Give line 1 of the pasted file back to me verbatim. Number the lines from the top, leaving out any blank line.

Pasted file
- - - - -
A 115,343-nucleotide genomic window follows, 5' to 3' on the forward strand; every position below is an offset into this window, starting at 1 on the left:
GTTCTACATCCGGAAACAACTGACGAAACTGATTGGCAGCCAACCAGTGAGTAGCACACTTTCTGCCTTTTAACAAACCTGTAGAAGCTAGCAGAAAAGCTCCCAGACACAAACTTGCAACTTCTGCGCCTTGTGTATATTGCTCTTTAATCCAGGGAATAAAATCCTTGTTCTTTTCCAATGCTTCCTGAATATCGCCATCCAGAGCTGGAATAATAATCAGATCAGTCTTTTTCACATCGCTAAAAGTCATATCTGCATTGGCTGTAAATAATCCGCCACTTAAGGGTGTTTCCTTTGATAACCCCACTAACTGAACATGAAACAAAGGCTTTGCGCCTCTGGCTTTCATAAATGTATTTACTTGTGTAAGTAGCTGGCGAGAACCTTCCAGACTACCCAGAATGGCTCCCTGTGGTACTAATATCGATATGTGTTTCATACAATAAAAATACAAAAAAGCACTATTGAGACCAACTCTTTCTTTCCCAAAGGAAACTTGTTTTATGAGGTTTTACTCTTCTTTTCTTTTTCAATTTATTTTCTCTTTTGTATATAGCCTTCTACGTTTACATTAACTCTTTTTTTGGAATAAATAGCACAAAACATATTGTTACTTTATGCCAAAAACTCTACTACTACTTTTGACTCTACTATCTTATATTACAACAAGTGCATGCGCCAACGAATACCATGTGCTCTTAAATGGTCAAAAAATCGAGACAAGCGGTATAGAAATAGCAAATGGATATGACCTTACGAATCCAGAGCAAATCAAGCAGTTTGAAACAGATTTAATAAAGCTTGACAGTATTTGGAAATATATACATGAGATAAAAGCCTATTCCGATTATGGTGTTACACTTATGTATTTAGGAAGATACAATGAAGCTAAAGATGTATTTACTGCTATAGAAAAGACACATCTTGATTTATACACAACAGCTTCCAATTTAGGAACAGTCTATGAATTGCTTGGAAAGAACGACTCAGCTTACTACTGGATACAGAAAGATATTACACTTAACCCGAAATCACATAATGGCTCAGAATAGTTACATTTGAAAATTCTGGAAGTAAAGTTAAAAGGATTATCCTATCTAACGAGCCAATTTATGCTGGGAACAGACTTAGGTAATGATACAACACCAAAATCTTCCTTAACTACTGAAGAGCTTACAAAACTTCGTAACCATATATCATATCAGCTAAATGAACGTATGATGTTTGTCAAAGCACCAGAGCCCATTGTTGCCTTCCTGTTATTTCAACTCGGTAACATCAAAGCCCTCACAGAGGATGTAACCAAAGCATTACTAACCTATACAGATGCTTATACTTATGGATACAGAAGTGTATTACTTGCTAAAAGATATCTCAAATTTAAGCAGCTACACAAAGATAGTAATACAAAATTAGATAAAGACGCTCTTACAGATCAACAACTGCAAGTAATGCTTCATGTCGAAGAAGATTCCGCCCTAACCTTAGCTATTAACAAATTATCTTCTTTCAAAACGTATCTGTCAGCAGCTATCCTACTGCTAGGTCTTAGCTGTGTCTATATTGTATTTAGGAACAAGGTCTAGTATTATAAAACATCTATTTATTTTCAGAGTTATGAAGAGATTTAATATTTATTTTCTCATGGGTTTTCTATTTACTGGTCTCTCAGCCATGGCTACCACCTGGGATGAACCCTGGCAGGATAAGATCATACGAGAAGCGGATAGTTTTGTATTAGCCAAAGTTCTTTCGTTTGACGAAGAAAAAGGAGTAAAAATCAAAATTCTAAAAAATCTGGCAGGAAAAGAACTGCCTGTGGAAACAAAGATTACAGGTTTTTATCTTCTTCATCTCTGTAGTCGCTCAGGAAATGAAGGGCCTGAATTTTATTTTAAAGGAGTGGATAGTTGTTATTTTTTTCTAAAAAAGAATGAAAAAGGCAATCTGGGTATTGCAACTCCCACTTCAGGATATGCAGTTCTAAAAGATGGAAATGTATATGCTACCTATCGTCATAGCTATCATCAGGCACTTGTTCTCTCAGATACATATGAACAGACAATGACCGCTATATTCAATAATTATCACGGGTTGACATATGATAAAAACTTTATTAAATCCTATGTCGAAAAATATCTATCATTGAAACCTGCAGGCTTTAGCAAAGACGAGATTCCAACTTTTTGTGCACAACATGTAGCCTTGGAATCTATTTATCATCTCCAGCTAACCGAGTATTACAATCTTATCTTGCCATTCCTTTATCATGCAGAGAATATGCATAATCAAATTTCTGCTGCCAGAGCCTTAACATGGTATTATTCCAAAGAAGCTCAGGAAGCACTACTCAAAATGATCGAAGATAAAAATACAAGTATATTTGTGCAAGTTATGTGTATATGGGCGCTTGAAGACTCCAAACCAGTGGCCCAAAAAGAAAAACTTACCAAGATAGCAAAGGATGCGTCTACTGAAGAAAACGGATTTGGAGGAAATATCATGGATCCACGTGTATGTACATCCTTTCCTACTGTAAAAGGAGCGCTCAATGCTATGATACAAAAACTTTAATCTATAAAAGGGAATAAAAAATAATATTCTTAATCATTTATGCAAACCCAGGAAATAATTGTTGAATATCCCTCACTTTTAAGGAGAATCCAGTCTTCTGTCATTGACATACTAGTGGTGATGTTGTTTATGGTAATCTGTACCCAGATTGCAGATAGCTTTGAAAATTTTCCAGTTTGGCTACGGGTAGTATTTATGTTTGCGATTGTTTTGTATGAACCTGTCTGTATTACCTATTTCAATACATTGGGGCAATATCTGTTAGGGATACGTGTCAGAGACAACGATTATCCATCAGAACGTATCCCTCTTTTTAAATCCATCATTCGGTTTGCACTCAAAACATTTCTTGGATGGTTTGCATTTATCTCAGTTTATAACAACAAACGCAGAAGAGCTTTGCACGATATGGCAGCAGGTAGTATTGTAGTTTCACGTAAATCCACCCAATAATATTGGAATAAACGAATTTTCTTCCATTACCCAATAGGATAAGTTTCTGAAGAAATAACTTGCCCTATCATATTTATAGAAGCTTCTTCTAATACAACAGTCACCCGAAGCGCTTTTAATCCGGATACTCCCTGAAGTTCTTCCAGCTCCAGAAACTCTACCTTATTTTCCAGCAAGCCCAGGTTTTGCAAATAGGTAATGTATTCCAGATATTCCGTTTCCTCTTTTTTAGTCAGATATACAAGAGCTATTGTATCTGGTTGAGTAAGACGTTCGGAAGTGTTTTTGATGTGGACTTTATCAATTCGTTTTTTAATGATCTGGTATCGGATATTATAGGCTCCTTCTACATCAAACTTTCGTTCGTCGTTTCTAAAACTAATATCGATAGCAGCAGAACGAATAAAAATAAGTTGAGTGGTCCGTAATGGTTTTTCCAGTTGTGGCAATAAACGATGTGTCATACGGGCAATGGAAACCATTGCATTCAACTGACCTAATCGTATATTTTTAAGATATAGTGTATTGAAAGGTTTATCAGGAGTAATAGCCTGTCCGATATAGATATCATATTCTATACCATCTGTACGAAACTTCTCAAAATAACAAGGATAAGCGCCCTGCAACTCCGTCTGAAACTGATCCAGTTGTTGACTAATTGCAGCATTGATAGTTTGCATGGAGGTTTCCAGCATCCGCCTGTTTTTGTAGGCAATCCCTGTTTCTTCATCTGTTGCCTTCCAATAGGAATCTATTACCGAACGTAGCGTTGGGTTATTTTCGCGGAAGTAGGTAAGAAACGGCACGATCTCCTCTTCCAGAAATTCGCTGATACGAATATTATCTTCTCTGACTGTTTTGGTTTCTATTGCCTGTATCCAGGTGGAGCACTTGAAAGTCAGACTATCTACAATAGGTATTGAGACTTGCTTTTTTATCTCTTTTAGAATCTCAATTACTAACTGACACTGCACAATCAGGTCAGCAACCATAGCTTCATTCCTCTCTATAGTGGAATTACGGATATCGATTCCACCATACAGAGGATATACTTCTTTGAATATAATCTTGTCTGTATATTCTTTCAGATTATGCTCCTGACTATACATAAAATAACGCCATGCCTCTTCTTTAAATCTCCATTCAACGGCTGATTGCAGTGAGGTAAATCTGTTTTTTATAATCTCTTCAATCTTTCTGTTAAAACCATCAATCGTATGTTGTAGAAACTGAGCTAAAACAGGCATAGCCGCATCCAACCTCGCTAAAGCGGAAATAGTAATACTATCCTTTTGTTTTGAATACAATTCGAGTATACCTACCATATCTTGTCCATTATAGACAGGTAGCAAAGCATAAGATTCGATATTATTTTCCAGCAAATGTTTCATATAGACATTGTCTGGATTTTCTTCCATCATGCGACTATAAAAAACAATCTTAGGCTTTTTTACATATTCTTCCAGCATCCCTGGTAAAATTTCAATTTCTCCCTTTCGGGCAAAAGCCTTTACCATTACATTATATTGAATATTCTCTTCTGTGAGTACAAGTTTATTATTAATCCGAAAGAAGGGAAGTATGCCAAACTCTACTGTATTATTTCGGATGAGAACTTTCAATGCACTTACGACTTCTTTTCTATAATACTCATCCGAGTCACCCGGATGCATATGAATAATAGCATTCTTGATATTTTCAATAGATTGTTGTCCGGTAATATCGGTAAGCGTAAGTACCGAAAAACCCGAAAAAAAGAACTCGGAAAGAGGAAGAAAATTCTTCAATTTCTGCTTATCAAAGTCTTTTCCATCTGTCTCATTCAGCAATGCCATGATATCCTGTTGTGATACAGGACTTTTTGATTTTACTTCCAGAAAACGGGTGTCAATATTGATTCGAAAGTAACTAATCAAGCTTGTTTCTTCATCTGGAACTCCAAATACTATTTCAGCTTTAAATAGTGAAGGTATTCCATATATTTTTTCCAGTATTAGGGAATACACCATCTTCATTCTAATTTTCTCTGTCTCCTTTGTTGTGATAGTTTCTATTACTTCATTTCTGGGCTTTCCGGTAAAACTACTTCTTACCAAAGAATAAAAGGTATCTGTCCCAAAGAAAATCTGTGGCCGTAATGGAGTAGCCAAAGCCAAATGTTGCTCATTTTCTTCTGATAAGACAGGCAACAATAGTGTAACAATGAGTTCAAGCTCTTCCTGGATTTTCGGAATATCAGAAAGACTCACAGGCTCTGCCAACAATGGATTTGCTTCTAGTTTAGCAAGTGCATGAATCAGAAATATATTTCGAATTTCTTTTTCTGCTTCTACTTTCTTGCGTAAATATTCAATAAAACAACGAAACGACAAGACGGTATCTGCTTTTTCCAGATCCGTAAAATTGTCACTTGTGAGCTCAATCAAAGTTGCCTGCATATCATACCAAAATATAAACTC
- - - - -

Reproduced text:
A 115,343-nucleotide genomic window follows, 5' to 3' on the forward strand; every position below is an offset into this window, starting at 1 on the left: